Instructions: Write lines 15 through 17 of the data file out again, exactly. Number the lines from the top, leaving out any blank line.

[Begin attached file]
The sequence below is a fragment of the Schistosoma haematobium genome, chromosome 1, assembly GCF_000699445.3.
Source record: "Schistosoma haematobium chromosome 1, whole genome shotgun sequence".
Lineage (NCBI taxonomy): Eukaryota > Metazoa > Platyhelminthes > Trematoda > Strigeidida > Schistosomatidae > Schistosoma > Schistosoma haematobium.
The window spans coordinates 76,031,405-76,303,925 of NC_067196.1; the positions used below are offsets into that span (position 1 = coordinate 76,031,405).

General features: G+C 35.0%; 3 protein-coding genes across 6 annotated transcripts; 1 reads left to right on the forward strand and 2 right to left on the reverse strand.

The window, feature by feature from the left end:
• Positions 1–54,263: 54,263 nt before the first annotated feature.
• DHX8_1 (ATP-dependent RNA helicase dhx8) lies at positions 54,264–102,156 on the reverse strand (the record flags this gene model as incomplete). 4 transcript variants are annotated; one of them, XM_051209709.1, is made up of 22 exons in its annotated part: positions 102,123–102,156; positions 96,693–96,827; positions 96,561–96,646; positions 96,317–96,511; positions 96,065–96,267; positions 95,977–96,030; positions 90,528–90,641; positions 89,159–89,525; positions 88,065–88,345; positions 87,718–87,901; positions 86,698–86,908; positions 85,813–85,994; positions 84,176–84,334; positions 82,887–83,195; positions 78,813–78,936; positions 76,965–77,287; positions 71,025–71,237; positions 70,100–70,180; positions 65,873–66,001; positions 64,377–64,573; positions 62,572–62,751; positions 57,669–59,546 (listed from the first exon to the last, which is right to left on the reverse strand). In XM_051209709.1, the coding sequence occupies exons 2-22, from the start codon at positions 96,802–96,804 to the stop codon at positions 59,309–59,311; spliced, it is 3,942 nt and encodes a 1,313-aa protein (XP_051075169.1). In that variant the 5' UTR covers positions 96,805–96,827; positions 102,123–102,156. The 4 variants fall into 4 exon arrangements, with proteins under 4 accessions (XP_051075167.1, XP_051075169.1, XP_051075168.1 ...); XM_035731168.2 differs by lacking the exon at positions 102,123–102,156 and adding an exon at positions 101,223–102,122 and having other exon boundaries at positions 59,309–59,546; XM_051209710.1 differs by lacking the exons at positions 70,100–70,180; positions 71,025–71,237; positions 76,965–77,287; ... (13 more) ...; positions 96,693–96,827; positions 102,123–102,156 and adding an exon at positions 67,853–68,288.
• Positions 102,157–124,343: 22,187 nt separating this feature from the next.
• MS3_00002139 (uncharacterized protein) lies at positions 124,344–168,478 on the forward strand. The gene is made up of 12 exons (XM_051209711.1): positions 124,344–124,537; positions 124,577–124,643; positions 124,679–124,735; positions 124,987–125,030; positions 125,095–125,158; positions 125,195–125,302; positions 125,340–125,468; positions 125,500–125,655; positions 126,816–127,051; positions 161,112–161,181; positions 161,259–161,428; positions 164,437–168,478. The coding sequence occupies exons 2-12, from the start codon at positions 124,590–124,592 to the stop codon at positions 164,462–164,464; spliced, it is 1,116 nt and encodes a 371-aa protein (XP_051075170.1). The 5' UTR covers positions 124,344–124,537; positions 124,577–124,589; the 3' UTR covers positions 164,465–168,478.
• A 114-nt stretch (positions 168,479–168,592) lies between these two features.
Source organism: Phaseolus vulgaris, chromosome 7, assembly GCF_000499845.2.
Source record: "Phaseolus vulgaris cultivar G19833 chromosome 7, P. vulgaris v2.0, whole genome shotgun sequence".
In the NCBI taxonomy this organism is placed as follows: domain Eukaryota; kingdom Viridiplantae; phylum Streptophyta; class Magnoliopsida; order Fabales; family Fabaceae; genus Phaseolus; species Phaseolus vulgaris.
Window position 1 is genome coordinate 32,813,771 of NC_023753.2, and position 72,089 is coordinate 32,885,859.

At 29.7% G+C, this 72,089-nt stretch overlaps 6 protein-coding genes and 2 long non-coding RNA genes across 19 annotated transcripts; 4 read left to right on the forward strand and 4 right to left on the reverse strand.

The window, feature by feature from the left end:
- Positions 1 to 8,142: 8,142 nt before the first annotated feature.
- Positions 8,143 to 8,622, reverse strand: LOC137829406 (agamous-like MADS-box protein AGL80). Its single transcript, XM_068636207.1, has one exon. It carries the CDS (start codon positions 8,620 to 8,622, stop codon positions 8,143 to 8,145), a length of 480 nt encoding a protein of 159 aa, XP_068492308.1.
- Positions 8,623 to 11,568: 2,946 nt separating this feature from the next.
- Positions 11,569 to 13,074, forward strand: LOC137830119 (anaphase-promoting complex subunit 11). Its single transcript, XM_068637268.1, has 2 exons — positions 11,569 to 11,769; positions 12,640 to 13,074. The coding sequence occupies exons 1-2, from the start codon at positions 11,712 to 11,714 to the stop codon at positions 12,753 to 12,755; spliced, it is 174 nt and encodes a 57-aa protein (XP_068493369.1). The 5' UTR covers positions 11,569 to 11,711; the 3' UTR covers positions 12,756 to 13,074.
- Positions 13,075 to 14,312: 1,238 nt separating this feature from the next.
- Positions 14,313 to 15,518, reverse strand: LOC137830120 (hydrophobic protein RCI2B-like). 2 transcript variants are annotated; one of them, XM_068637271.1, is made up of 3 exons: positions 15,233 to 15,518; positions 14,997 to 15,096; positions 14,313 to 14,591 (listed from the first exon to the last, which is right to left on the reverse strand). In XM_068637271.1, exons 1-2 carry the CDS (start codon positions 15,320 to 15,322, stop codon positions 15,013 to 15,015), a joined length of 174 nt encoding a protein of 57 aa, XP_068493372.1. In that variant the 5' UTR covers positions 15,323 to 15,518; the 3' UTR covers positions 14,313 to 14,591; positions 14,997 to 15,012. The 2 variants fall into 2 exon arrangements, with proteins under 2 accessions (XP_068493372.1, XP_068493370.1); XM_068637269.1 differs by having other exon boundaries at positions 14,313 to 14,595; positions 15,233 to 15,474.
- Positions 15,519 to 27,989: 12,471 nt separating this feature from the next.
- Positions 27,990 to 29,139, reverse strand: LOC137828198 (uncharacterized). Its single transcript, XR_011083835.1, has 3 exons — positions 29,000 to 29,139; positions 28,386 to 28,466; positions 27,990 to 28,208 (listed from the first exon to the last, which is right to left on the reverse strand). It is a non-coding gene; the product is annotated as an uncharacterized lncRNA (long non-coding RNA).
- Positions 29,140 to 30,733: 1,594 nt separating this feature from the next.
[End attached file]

Window position 1 is genome coordinate 32,813,771 of NC_023753.2, and position 72,089 is coordinate 32,885,859.

At 29.7% G+C, this 72,089-nt stretch overlaps 6 protein-coding genes and 2 long non-coding RNA genes across 19 annotated transcripts; 4 read left to right on the forward strand and 4 right to left on the reverse strand.

The window, feature by feature from the left end: